If you will be using a combination of steel and iron in your structural design, you’d have to use these design codes:

Iron and Steel

AISI S200-12, North American Specification for the Design of Cold-Formed Steel Framing – General Provisions, 2012 Edition

For reference, we’ve listed some other common design codes it would be important for you to know and that you’d need to comply:


ASCE 7-10, Minimum Design Loads for Buildings and Other Structures

ASCE 37, Design Loads on Structures During Construction

Welding Society

AWS D1.1, Structural Welding Code – Steel

AWS D1.3, Structural Welding Code – Sheet Steel

AWS D1.4, Structural Welding Code – Reinforcing Steel

International Code Council (ICC)

International Building Code

Metal Building Manufacturers Association (MBMA)

Metal Building Systems Manual

National Fire Protection Association (NFPA)

NFPA 5000, Building Construction and Safety Code

Department of Defense (DoD)

UFC 4-010-01, DoD Minimum Antiterrorism Standards for Buildings

UFC 4-023-03, Design of Buildings to Resist Progressive Collapse

Steel Deck Institute (SDI)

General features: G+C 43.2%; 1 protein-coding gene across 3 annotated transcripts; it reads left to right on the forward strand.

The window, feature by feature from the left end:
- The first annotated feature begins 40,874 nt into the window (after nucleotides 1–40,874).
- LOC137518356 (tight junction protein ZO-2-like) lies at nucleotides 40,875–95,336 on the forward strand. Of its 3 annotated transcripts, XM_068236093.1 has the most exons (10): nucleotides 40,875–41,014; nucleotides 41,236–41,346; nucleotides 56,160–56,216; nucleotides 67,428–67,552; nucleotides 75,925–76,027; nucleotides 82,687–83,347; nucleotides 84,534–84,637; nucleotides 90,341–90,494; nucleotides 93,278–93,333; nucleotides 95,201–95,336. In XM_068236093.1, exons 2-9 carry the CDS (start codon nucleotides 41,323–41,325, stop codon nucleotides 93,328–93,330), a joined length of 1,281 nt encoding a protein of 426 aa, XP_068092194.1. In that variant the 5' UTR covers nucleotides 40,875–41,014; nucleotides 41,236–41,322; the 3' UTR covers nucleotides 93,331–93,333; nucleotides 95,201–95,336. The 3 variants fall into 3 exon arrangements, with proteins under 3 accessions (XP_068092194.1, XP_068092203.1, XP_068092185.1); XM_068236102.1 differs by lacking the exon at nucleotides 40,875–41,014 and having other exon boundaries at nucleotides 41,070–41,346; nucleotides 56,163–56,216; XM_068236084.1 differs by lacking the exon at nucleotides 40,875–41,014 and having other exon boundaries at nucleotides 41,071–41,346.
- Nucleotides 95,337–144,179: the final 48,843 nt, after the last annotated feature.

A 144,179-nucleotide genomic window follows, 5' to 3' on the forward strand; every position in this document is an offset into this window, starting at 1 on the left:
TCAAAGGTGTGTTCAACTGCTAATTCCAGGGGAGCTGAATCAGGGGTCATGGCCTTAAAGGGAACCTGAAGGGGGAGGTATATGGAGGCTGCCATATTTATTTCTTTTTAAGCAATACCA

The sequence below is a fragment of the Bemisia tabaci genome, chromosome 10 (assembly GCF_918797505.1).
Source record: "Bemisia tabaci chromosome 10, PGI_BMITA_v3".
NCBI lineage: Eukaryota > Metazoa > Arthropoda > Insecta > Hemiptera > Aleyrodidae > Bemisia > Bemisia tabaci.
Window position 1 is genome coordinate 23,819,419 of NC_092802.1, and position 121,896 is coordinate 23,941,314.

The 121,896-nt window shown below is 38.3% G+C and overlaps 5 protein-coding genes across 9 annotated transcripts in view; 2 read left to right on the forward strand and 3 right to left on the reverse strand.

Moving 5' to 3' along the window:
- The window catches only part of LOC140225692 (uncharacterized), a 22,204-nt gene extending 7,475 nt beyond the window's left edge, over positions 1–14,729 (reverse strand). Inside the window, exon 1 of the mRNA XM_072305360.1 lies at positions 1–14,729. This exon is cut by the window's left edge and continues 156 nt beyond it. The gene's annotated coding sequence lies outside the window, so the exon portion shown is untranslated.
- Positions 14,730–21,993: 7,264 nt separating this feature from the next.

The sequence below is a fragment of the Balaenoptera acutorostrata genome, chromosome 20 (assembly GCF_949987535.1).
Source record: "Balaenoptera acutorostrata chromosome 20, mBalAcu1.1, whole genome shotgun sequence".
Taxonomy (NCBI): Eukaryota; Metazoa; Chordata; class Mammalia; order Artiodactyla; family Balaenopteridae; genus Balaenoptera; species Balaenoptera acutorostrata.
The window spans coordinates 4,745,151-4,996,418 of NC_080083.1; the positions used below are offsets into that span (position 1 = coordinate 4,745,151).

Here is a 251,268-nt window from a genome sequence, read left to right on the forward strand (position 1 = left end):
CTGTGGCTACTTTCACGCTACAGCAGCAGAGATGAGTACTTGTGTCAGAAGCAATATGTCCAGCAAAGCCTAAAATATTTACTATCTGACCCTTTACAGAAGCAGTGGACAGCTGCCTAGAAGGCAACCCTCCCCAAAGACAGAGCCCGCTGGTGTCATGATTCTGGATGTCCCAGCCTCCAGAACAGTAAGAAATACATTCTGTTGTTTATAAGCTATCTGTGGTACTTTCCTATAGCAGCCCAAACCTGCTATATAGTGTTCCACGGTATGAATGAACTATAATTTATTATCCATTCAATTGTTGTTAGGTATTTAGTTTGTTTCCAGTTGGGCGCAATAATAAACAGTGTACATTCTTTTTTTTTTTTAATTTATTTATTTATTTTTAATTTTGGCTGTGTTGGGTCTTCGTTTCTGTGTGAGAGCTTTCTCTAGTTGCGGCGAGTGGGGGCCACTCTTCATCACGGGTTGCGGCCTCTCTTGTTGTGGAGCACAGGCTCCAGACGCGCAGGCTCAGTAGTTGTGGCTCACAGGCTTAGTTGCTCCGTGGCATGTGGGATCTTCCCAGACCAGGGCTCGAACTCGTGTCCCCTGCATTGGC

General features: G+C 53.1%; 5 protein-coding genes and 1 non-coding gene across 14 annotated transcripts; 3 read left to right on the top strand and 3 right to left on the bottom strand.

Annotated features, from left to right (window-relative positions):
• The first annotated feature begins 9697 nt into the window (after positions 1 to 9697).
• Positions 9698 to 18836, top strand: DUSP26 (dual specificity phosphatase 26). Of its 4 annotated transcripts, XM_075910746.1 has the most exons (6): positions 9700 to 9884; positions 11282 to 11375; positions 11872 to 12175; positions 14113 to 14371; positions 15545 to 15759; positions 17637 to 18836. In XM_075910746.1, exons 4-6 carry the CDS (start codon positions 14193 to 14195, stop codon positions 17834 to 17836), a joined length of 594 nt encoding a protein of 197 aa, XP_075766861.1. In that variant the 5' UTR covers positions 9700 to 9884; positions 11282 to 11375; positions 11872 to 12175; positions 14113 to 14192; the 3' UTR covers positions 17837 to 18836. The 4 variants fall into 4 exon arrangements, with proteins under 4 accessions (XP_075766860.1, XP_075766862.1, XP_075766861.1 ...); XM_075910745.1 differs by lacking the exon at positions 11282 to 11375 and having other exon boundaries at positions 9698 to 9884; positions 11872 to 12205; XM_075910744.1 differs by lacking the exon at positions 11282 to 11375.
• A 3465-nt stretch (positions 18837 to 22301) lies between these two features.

Design Manual for Composite Decks, Form Decks, and Roof Decks — No. 31

Diaphragm Design Manual Third Edition — DDM03

Steel Joist Institute (SJI)

Catalog of Standard Specifications and Load Tables for Steel Joists and Joist Girders

 Engineer are discussing important points for Construction

2. Load Considerations

For structural analysis, you want to consider the different types of load that your structure may be faced with during the course of its usage.

There are different types of loads, but of course, you will only consider certain loads depending on the height of your structure, materials used, location, and whether or not the structure will have a lower or higher occupancy.

All design requirements for structural engineering will specify the maximum load(s) that the structure can withstand throughout its life cycle.

There are two main categories of loads – Dead Loads and Live Loads.

A Dead Load (DL) is the structure’s own weight which will remain constant during its life.

Live Loads (LL) vary and include things like how many people might be in the building at once, snow falling on the building, furniture inside the structure, etc. Basically, anything that might influence the weight or load that the structure must sustain.

These loads can either be applied vertically or horizontally. The extent of these loads will most certainly influence the structural design, architecture, choice of material, as well as how it is constructed.

As a structural engineer, it is important that you do a proper analysis of these loads in a real-time manner. Be conservative, it is always better to err on the side of caution with your structural analysis.